The University of New Mexico Hospital began trying last summer to migrate some 3.5 terabytes (TB) of data off of a five-year-old Xiotech Corp. Magnitude Classic array and onto the EMC Clariion CX500, which holds the rest of its administrative data. The hospital, a Dell Inc./ EMC shop with 100 TB of storage, enlisted Dell services engineers to perform the migration, and not surprisingly, the first product those engineers brought in was EMC's SANCopy software.
"We knew within a matter of hours, definitely less than a business day," that it wasn't going to work," said Mike Biedermann, systems analyst with the University of New Mexico Hospital. Biedermann said the SANCopy software, which was installed on the CX500, couldn't see the LUNs on the Xiotech array it was trying to pull the data from.
"It could see the device as a whole," Biedermann recalled. "But it couldn't recognize the LUNs within it."
Back to the drawing board -- a few months later, Dell engineers brought in colleagues from Brocade along with Brocade's Data Migration Manager (DMM) product, an appliance that sits between two devices in the fabric to perform migrations.
The hospital's production fabric is entirely composed of McData Corp. products; the Brocade engineers brought in their own switches, as well as the DMM appliance, and created a separate fabric for the migration. "They wanted to make sure, since the migration had already been tricky, that the appliance was working with switches they knew it wouldn't have any issues with," Biedermann said, who assisted the engineers in setting up the migration fabric.
Finally, in the course of less than 24 hours beginning on Oct. 20, the migration was successful, in less than half the allotted time for the job. Mario Blandini, director of product marketing at Brocade said the DMM's central position in the fabric and the fact that its migration capabilities are hardware-based were what led to the shorter migration window. The separate fabric, based on Brocade AP7420 switches as well as the DMM appliance, was removed afterward by the Brocade and Dell engineers.
"In a similar situation, it's something I'd definitely consider using again," Biedermann said of the DMM. But, he added, he wasn't interested in purchasing the device. "I'm not sure what the day-to-day value-add would be."
It's a comment that echoes a previous beneficiary of the DMM in a services capacity, Randy Simons, director of network operations for the Rancho Santiago Community College District in Orange Country, Calif. The DMM tool, which costs $85,000, is a "one-time use" product, Simons told SearchStorage.com. "If you want to move massive amounts of data in a short amount of time, it's definitely the way to go." Simons said Hewlett-Packard Co. (HP) should license the tool and use it as part of a service; word has it HP has since been "unofficially" licensing the DMM product to perform migrations for customers.
Hardware vs. software for migrations
Brocade's engineer on the project, professional services consultant Vernon Rubenic, said he wasn't sure why the Brocade product was successful where SANCopy wasn't, but that the migration project hadn't involved any extra scripting or finagling of the DMM beyond normal configuration procedures.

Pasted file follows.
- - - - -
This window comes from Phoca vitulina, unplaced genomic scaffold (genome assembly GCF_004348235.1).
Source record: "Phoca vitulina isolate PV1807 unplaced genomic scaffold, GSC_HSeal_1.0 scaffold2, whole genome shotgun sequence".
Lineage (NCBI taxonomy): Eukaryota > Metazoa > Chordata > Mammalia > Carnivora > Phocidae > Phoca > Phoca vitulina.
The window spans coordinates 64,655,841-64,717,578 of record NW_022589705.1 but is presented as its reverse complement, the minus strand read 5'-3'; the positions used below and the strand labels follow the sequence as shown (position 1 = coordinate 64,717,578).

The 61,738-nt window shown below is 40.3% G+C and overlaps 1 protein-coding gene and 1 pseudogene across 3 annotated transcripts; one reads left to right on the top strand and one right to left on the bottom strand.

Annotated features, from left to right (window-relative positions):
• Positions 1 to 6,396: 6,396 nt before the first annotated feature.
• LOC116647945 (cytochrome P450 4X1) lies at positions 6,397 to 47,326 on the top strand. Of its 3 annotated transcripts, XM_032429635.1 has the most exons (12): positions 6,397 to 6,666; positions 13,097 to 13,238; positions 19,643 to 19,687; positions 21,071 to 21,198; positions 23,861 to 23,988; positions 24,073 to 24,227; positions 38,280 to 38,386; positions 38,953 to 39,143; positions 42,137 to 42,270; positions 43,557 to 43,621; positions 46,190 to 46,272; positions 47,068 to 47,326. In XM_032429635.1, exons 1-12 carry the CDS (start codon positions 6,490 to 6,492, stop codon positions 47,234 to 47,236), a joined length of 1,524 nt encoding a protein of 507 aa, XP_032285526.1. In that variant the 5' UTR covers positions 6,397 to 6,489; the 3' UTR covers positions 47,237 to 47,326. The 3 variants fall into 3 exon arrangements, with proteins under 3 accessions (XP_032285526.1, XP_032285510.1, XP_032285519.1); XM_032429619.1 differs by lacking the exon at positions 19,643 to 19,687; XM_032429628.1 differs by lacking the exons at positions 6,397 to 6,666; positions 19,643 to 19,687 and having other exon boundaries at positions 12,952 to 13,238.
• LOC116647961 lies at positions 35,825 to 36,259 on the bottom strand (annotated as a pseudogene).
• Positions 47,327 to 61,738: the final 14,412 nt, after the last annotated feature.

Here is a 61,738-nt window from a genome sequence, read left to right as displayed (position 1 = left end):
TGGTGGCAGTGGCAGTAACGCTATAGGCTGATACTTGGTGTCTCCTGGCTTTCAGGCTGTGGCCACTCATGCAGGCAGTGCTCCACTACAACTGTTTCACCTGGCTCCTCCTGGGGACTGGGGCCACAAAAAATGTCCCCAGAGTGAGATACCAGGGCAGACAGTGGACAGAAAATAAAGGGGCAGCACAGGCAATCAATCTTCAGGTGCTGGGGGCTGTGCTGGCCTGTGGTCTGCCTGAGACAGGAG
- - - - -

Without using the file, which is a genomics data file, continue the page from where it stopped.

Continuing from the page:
"Brocade has tested the platform to work with the Xiotech Magnitude Classic," noted Blandini. "It just may not be supported by the EMC product."
EMC's director of public relations, Michael Gallant, confirmed that Xiotech's products are not qualified with EMC through its e-Lab program, but said that EMC has a host-based migration product, called Open Migrator. The product was released in August 2005, but according to Dell spokesperson David Graves, is not offered by Dell.
Graves also said that the product at the time did not support boot-from-SAN infrastructures, or the Novell operating system, both of which the University of New Mexico Hospital has in use.
Meanwhile, Brocade claims in general that its product works faster than most software-based migration products. Simons told SearchStorage that he had originally planned three days to migrate 3 TB of data between EVA SANs, but the project actually took a day and a half; Biedermann said the migration of 3.5 TB between his arrays took around 24 hours.
For his part, Biedermann said that in general, he is not comfortable with host-based migration utilities. "We do not feel as comfortable using a host-based migration utility, as we have had previous experiences doing host-based migration when upgrading hardware on non-SAN-attached servers," he said. "We found there was significant data loss doing this kind of data transfer."
"This case highlights that solving migration issues at different levels of the infrastructure can create different advantages and disadvantages," said Brad O'Neill, senior analyst with the Taneja Group. "If you have a lot of data to move and an established backend, array-to-array migration tools are really attractive to a lot of people because they tend to be faster -- whereas if you have a smaller, more dynamic workload, you tend to have more success doing a host-based process."
However, O'Neill pointed out, the fabric-based approach can also add complexity, "as in this case where they had to build out a separate fabric. It all depends on the skill sets of your IT staff and what you're most comfortable with."
Finally, why didn't the Dell engineers try EMC's Invista virtualization switch for an EMC customer's migration? According to Gallant, "Dell does not resell Invista, and it's not suitable for use with this kind of migration -- EMC probably wouldn't have considered it, either, even if we were the direct rep on the account." Gallant said the Invista would be too high end an item to bring in for one migration in a case like this.